Roger Martin ’68 B.D., ’69 S.T.M. retired in 2006 as president of Randolph-Macon College. He is currently Senior Consultant with Mather Leigh Ltd., a Montreal-based higher-ed consulting firm. His current client is the College of the Bahamas in Nassau where he spends one week every month. Roger was also recently elected president of the British Schools and Universities Foundation in New York City."

 

Del McAmis ’68 B.D. retired from his 33 year career in the financial services industry, and took the position as (half time) pastor of the Community Presbyterian Church in Tulelake, CA. In late September, 2006. He reports that this is a tiny (33 members) church in the Klamath basin, 30 miles south of Klamath Falls, OR.  This is his first pastorate since 1970.  He has been an active layman during the interim, serving as stated clerk of the presbytery of Seattle in the mid-1990s.  Del and his wife, Rosemary celebrated their 40th wedding anniversary last fall.  They have two adult daughters.  Del is anticipating a get together later this summer with old Yale friends Steve McKinley, Steve Doughty, Doug Stuart, and Jerry Knoche.

 

Chet Meyers ’68 M.Div. retired after teaching 32 years at Metropolitan State University in Minneapolis, MN.  He bemuses himself in retirement doing the predictable... fishing and gardening; but has also become an avid birder and is presently heading up a statewide effort to restore red-headed woodpecker habitat in Minnesota. He figures "in as much as ye have done it to the least of these" must also refer to animals, and especially those who have no advocates.

 

Ruth Ann Moran ’68 B.D. and her husband, Geoff (a retired Army chaplain) have traveled the globe during their marriage. That enabled her to be in a lot of different kinds of ministries and exposed to a variety of ways of thinking. Salinas, CA had been their legal residence for over thirty years. While there she worked with Hospice leading grief and groups and forming other. She found many opportunities for preaching in Disciples of Christ churches. Now in Ventura, CA, Geoff is finishing an interim and teaching World Religions and logic. Ruth Ann plans to retire in October for an exciting new job – taking care of her two-year old grandson Ben. They have two grown daughters. Sarah is a high school teacher and Andra is a Nashville songwriter.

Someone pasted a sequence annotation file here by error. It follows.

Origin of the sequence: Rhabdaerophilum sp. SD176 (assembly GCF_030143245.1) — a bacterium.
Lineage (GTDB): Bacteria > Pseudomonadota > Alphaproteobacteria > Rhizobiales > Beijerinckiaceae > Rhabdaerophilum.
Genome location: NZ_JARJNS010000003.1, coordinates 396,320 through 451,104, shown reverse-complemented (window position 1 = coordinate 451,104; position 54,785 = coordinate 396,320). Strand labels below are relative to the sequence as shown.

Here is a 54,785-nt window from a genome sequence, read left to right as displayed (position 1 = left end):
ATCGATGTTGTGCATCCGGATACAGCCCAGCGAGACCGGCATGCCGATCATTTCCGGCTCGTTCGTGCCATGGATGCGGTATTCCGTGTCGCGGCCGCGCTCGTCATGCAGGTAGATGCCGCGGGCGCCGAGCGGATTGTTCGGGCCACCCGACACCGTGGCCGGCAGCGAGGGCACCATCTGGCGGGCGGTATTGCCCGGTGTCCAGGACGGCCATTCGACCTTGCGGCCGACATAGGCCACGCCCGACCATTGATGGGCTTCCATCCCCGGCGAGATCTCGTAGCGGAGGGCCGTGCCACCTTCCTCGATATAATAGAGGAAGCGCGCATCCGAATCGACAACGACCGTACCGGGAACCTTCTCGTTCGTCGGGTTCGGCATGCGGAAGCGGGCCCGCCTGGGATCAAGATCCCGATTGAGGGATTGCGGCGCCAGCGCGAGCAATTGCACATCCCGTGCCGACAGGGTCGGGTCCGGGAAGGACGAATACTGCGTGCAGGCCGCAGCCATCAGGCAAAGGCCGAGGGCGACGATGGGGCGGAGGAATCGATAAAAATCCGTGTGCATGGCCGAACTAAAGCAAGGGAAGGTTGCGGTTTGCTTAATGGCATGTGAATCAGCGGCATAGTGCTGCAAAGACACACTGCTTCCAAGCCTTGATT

Robert R. (Bob) Newton ’68 S.T.M. is special assistant to the president of Boston College, with responsibility for university-wide projects and initiatives. He has had a wide-ranging and interesting career including serving as headmaster of Regis High School in NYC. Bob left the Jesuits in 1981 and was married in 1984 to Karen von Kunes, currently a faculty member at Yale in the Department of Slavic Languages.  They have two grown children, and live in Milton, MA, with a second residence in New Haven.

 

Roger Paine ’68 B.D. is beginning his 13th year as Senior Minister of The First Parish in Lincoln, MA, a “hybrid” church uniting the original Congregational and Unitarian churches there. He says that his congregation “covers a lot of spiritual geography, from cheerful humanists to liberal Christians.” He has operated within both denominations and thinks he may have covered “even more ground than his congregation.” His universalistic theological perspective makes him wonder if YDS has backslid since our days there. “Too many collars!” Roger is married and has two grandchildren, ages 14 and 12, in Minneapolis. He loves the parish ministry and his iconic New England church—white steeple, columns in front, clear-glass windows.

 

Thomas Shane ’68 B.D. and Linda have now been married for 43 years, and have four children and four grandchildren. Although most of their lives have been lived out in Kansas, they have retired in Houston to be near their grandchildren. His vocational identity emerged after a D.Min. from Vanderbilt and an ACPE residency at Prairie View Mental Health Center and hospital in Newton, KS.  He stayed on as a staff chaplain for fifteen years and later at Wesley Medical Center, working mostly in pediatric and surgical intensive care, and in the emergency department and becoming certified as a supervisor. During this time he developed an interest in law enforcement, and at various times was chaplain to the sheriff’s department, police department, the highway patrol, and the Kansas office of the FBI. Because of his experience and training in crisis counseling and supervision he worked as a chaplain following the Murrah federal building explosion, the Alaska Airline crash, the TWA flight 800 crash, and the 9-11 World Trade Center attacks. In retirement, he continues to work with the FBI in Houston. During much of this time he wrote regular magazine columns in this area of interest. In 1998 his book When Life meets Death: Stories of Death and Dying, Truth and Courage (Routledge, 1997).  In good health again after an aortic valve replacement, he leads an active life and remains an Elder in a Disciples of Christ church.